flight deck crew

Rules, Roles & Responsibilities: Experiences from the Navy

An aircraft carrier's flight deck has been called the second most dangerous place on earth to work, and rightly so.  As many as 60 aircraft and 200 men are crammed onto little more than four acres of hardened steel armor plate at constant noise levels that can be felt in a sailor’s teeth and ribs. Searing jet exhaust can cook or blow them overboard.  At times the air is so hot that they can't breathe. Jet intakes can pull a someone off their feet and devour them.  An unwary sailor can fall prey to a spinning propeller's razor-sharp, invisible arc or a whipping, severed arresting gear cable.  On the flight deck men move in many different directions in what appears to the uninitiated observer to be chaotic.

Yet nothing is as organized as the flight deck of a U.S. Navy carrier. It's like an orchestra, with each section devoted to performing a part of the overall symphony of carrier operations.

Robert Parsons will draw from his experience of 20 years in naval aviation to share how rules, roles, and expectations connect with craftsman, supervisors, and managers in dynamic and challenging environments. His presentation will be on Wednesday, Oct. 11 at the International Lineman's Rodeo Safety Conference. Parsons will share his people experiences and observations in these challenging environments and others, tying them to our everyday actions that affect every one of us in leadership, safety, teamwork, and trust.  His presentation will be sure to grab your attention early and keep you engaged throughout.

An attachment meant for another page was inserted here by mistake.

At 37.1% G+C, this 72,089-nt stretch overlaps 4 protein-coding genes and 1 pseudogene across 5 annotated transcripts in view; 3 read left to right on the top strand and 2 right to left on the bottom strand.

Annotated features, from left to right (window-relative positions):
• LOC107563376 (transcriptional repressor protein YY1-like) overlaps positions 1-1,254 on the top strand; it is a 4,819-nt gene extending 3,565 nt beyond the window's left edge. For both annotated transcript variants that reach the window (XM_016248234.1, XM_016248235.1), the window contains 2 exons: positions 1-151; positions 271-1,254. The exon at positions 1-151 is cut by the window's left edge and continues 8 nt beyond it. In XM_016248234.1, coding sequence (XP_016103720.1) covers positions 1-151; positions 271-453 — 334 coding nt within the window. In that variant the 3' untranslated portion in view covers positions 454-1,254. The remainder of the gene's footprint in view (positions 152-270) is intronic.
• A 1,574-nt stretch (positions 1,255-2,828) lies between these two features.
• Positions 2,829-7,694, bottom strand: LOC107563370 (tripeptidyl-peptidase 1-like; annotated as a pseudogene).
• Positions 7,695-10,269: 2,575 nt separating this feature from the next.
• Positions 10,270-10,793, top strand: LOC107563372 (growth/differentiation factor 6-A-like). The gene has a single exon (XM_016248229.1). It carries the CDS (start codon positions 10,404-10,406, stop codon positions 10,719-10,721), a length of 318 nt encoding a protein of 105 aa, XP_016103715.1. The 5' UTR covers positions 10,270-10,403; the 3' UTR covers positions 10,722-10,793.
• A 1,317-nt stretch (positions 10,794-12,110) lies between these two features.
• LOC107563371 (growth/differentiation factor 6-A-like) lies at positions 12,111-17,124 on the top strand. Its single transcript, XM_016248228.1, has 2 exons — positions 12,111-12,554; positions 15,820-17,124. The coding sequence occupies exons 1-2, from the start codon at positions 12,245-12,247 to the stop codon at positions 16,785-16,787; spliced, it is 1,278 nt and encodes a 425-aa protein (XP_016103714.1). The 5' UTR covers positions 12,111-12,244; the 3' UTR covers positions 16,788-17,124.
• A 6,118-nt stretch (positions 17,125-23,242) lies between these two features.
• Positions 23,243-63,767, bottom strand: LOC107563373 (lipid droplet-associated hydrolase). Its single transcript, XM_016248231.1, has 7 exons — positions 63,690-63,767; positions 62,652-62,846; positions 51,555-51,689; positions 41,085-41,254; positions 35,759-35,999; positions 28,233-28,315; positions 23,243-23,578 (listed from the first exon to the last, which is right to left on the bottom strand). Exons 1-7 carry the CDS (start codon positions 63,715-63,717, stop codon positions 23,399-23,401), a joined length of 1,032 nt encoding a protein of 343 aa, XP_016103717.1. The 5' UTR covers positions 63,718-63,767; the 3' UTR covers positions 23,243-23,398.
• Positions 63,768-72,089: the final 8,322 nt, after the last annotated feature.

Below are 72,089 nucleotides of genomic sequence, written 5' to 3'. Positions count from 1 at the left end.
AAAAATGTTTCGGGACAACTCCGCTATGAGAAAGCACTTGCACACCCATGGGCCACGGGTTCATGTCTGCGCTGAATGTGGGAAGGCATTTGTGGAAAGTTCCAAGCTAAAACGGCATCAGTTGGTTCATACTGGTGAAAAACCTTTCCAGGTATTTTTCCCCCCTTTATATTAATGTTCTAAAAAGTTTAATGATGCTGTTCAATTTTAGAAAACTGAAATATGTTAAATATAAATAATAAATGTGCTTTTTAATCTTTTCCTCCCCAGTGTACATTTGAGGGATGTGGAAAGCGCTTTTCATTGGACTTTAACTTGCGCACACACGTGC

Parsons is now the Electrical and I&C Manager for Westar’s Jeffrey Energy Center, a nearly 2.2 Gigawatt coal-fired power plant in north central Kansas.  He joined Westar as an apprentice in 2009 and has served in multiple roles – both craft and management – in his career at Westar. 

He is a retired US Navy Chief Petty Officer who worked in numerous facets in the fast-paced and highly demanding F/A-18 Hornet and Super-Hornet aircraft maintenance field. Parsons served multiple wartime and peacekeeping tours in the Arabian Gulf, Adriatic Sea, and the Mediterranean Sea from 1988 - 2008 on the flight decks of multiple aircraft carriers, which are some of the most dangerous places in the world to work.  He also held positions in Aircraft Maintenance and Quality Assurance & Safety, representing US Naval Aviation during his tour with the Navy’s Flight Demonstration Squadron, The Blue Angels.

His passion for safety stems from his craft roots in Aircrew Safety & Environmental Control Systems.  During his time maintaining ejection seats, three catastrophic aircraft events resulted in the pilots ejecting safely, returning to their friends and family, and ultimately being cleared once again for flight duty.  He firmly attributes these successes to attention to detail, precise communication, and teamwork.

 

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